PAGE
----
Bits & P.C.s: Rebates revisited

A few weeks ago, I mentioned a problem with rebates, that of a company offering a fairly large rebate. The problem arose when the company went out of business and the rebate checks bounced.

I have just looked at the Thanksgiving Day ads and can see another problem with rebates. When is an item that is on sale not really on sale? The answer is when the sale price is after a mail-in rebate.

Almost all of the super-low price sale items were after a manufacturer’s rebate. Many items had multiple rebates, some as many as three or four.

The question becomes “how do you buy this item to give as a gift?” The answer is “you can’t.” In order to send for the rebate, you will have to send in a proof of purchase, usually the UPC label. If there are multiple rebates, you may have to send in other parts of the packaging.

If you cut off the label, you have created two problems. The first is that the recipient has a box with a hole in it that shows that you bought the gift because you were going to get money back. The second problem is that the item cannot be returned, even with a gift receipt, because the UPC is not on the package.

Another problem has to do with rebate expiration times. Many rebates are for items only sold at a specific retailer on specific days. Many rebates require you to submit them within so many days of purchase, while others do not give you actual money but a merchandise credit good only at that store. At Christmas time, who has the time to read through all the fine print on the rebate form to determine all the terms and conditions?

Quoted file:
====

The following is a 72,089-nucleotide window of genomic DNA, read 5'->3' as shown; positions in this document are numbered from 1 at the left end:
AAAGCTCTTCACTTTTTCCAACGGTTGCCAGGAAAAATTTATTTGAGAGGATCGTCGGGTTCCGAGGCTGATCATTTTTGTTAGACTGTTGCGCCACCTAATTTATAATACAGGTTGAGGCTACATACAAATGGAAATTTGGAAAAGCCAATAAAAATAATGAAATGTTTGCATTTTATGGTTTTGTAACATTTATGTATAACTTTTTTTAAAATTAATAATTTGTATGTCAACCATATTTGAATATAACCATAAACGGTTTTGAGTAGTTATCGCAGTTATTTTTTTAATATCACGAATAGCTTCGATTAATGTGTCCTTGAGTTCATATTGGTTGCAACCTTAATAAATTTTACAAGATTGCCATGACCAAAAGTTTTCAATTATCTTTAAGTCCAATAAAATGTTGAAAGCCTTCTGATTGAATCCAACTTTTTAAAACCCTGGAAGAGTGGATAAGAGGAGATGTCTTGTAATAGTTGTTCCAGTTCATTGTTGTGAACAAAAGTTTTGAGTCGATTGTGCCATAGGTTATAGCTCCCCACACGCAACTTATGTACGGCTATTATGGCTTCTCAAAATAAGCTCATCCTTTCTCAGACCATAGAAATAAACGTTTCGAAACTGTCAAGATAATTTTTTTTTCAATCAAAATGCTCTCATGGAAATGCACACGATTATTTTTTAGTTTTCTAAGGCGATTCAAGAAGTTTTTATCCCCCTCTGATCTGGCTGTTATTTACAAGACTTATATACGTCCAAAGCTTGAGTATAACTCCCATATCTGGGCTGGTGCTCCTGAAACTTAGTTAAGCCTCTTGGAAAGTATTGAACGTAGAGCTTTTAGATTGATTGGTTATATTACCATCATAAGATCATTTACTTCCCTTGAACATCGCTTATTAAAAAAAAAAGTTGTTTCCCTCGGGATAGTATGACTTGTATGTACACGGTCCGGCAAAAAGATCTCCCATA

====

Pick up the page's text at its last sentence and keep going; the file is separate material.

Many stores are now printing out the rebate form as well as a rebate receipt when you purchase the item. Some stores still send you to a rebate board where you sort through 75 items with rebates to find the form that you need for yours.

Even after you send for your rebate(s), you can expect to wait 12-20 weeks before you get your money. Even though the rebate may say a 6-8-week wait, you will discover that the time is quoted to be after the form is received and processed. Many of the fulfillment houses will batch process the forms so they may be warehoused for a couple of weeks before they are entered into the system. This delay is not included in the wait time.

My opinion is that the retailers are using this practice to sell items at the regular retail price. They know that you are looking at the ads, notice that one store is selling a DVD player for $30 while the other store is charging $40. Of course, the $30 price is after a $40 rebate while the $40 price is what you pay at the register. In this case, the $40 item is probably the better deal for gift giving.

Richard Heller is an independent computer specialist who specializes in repairs, installation, upgrades, technical support, Internet sharing, data recovery and diagnostics. If you have any computer or service-related questions, please send them to The Rock River Times, e-mail, or call 243-1162.

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